While it is possible to infer that this kind of interference might influence the way some people regard a government, and perhaps even swing their vote, it does not take the form of what would be considered to be political advertising. Neither does the sharing of disinformation or ‘fake news’ by individual accounts, real or otherwise, on social media. Regulation of political advertising generally does not cover communication that has a ‘dominant purpose’ of raising awareness about an issue or encouraging public debate (see, for example, s 4AA of the Commonwealth Electoral Act 1918 (Cth) and this Electoral Backgrounder published by the AEC). There are important reasons as to why this kind of regulation is carefully balanced. While it is possible to accept that steps must be taken to address information disorder so as to safeguard public trust in institutions and ensure we do not entirely lose the capacity to have reasoned public debate, this in turn raises some difficult questions as to how communication itself can or should be regulated.

Until relatively recently, it has largely been left to companies like Facebook to set standards for the use of their platforms, but governments around the world are now turning attention to the problem of information disorder. As part of an inquiry on disinformation conducted by the Digital, Culture, Media and Sport Committee of the House of Commons of the Parliament of the United Kingdom in 2018, an International Grand Committee on Disinformation and ‘Fake News’ (IGC) was established, following recognition of the common interests of many nations in addressing the challenges posed by information disorder. Members of the Australian Parliament’s Joint Standing Committee on Electoral Matters (JSCEM)  attended the third meeting of the ICG in Dublin in November 2019, as this Interim Report of the JSCEM outlines. Owing to the global reach of social media and internet companies, these issues require cooperation amongst the international community. However, given the potential risks posed by information disorder, Australia should be prepared to innovate if necessary so as to ensure the problem does not remain unchecked.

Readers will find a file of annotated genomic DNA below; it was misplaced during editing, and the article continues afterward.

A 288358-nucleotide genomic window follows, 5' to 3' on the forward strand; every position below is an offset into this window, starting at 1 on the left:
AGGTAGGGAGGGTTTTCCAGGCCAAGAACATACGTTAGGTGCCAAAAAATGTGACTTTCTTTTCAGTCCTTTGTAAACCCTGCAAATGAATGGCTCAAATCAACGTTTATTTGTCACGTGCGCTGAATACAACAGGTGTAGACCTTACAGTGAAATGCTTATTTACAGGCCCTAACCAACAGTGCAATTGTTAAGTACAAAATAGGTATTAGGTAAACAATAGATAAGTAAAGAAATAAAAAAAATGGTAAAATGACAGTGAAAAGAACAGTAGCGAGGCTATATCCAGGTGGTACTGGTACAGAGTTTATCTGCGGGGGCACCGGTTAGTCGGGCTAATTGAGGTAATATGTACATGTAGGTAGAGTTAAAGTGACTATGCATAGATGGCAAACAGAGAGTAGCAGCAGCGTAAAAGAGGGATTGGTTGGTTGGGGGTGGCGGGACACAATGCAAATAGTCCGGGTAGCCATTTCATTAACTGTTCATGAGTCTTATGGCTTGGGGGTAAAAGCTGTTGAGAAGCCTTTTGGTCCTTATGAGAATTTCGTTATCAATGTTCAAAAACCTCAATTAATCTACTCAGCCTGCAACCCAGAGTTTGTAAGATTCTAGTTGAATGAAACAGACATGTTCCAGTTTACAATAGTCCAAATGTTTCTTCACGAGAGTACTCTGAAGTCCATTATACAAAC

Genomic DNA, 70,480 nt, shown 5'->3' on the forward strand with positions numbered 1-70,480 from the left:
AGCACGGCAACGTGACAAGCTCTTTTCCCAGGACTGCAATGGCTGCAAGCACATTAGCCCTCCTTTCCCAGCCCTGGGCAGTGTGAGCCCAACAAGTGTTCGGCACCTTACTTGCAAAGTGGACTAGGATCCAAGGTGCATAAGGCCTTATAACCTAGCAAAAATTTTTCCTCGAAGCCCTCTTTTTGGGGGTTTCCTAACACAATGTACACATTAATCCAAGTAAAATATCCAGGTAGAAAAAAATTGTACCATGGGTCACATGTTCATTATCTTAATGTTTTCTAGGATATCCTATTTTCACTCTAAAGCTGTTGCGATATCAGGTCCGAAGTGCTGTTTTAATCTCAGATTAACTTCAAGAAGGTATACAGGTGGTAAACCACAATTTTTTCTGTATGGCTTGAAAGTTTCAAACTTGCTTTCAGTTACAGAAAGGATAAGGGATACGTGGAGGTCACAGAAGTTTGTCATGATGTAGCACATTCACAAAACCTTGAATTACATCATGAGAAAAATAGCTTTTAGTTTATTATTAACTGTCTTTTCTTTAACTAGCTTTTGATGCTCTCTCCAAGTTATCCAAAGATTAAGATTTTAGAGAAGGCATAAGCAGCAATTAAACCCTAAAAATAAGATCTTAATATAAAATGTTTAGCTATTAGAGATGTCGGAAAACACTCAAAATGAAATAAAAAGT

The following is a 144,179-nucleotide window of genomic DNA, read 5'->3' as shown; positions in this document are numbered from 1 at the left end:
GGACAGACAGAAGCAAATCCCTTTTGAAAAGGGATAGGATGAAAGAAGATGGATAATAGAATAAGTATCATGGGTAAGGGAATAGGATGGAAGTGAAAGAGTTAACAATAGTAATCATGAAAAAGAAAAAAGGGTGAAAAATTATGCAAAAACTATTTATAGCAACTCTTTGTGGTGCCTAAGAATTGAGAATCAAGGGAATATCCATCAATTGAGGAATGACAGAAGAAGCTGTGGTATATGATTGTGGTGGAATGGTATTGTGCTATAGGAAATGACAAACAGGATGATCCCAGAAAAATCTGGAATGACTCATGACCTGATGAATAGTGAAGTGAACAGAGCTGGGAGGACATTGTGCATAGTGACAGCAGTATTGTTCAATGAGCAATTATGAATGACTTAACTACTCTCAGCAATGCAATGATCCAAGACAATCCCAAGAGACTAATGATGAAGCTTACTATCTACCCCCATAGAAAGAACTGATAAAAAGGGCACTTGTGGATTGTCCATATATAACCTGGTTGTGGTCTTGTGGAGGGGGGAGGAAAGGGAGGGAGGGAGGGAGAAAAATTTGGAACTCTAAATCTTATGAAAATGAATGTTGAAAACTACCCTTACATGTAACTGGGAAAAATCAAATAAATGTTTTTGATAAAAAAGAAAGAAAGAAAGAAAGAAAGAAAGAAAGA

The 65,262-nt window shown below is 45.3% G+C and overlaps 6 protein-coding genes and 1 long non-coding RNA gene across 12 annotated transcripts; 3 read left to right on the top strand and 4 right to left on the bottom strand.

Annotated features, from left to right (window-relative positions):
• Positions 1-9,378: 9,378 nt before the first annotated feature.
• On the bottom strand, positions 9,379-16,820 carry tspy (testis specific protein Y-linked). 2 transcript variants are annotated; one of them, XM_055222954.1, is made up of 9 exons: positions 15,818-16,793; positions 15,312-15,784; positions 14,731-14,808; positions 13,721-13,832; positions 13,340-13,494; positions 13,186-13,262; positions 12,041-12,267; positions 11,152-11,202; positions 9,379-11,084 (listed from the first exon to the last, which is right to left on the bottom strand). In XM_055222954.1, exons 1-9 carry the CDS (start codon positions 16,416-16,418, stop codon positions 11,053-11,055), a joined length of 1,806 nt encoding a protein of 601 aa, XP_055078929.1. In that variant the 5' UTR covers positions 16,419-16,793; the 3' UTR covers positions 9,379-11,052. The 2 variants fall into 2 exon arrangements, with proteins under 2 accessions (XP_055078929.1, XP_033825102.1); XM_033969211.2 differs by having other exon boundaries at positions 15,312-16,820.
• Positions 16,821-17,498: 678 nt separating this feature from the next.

5. Conclusion

That our representatives are to be ‘directly chosen’ by the people, who they are responsible to, should be regarded as a key tenet of the Australian Constitution. While the states have their own Constitutions, it is for the most part, difficult to separate the political culture of the states and territories from the overarching national one. As the now Justice Stephen Gageler once wrote, albeit in another context, ‘it is the same people and the same Crown who constitute the Commonwealth and the States’. In a system where so much faith has been placed in majoritarian democracy, it is crucial that the Australian people continue to believe that their governments are accountable to them. As the pandemic has shown, public trust in government and its institutions is a key component of an effective crisis response. Existing perceptions that governments are lacking in integrity are likely to be exacerbated in an atmosphere where people are losing trust in the media and also unable to believe what they see on social media, or on the other hand, being misled or manipulated by it. Consequently, these problems are part of the overarching challenge of maintaining the legitimacy of the Australian system of government. If this primary challenge is not met, the next large scale crisis might be much harder to manage.

Thank you to Elisabeth Perham and Zsofia Korosy for their very helpful comments and other editorial assistance on this post.

Lynsey Blayden has lectured in Administrative and Federal Constitutional Law at UNSW, where she completed a PhD in 2020.

Suggested citation: Lynsey Blayden, ‘The Pandemic and the Public Trust’ on AUSPUBLAW (04 November 2020) <https://auspublaw.org/2020/11/the-pandemic-and-the-public-trust>